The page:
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  • Writer's pictureKathy Michelle Chacón

Rashomon: An Alternative Reading to a Notoriously Cynical Classic

By Kathy Michelle Chacón

In 1951, six years after the end of the second World War and the devastating defeat of Japan at the hands of the atomic bomb, a Japanese film won The Golden Lion at the 12th annual Venice International Film Festival — Rashomon (1950) (Gazetas 161). Its unconventional approach to storytelling and bold exploration of profound philosophical inquiries has cemented the film in cinematic history and has even influenced culture at large (Prince). What is so compelling—and deeply troubling—about the film is that it denies its viewers the truth. While this concealment of truth commonly invokes a cynical reading of the film, this essay, through utilizing a historical framework, will explore how this film calls for a radical national awakening, a move to individualism, and a more nuanced understanding of the human soul.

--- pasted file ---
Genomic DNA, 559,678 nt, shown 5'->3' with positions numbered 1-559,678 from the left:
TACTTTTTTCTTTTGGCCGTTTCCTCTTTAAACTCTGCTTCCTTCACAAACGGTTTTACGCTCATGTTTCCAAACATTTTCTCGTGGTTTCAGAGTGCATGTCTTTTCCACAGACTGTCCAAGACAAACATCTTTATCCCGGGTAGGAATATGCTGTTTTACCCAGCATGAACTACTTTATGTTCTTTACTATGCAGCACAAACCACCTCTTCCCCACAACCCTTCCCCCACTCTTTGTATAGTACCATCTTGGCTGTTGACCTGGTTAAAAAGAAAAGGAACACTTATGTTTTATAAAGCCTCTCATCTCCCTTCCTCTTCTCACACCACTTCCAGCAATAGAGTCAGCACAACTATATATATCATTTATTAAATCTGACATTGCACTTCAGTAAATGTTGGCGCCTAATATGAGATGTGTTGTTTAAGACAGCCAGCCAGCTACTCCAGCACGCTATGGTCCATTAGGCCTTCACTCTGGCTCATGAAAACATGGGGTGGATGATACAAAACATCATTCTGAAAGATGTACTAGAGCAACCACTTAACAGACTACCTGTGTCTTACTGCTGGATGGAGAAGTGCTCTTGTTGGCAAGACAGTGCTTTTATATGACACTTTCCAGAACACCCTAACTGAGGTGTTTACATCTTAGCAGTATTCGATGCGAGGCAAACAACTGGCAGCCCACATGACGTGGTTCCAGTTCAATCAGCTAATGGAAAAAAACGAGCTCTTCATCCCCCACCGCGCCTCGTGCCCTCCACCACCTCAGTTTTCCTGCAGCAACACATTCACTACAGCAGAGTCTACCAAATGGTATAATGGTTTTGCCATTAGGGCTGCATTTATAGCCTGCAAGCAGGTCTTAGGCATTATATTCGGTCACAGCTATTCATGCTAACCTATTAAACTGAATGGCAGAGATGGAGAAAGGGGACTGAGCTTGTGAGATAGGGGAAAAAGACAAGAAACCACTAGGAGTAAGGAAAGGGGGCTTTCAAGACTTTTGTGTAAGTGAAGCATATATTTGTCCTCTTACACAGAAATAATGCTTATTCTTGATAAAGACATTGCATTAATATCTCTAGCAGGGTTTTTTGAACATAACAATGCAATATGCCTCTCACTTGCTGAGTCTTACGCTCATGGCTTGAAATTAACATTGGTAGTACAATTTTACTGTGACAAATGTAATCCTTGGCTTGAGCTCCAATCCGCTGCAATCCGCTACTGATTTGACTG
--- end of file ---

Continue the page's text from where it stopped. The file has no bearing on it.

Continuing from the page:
After their surrender in World War II, Japan was left to reconcile their involvement in the war. In Feminizing National Tropes of War, Japanese and Media Studies scholar Setsu Shigematsu discusses how this attempt for reconciliation manifested itself in the feminization of Japan’s national narrative (Shigematsu 5). In the mid-1950s, this feminized Japan presented itself as a peace-loving nation who upheld non-violent values unless in the name of self-defense (Shigematsu 7). This reimagined national consciousness is both demonstrated and produced through films such as Keisuke Kinoshita’s Twenty-Four Eyes (1954). Twenty-Four Eyes depicts a caring community whose members are complicit in wartime efforts not as a result of individual evilness, but as a result of their loyalty to the government. The film, and the feminized nation, absolved the people of Japan for their involvement in the war and instead placed the accountability onto an invisible authority figure. Released in 1950, Rashomon anticipates this reconstructed national narrative and calls for a radical shift in the way its viewers navigate truth and decision-making.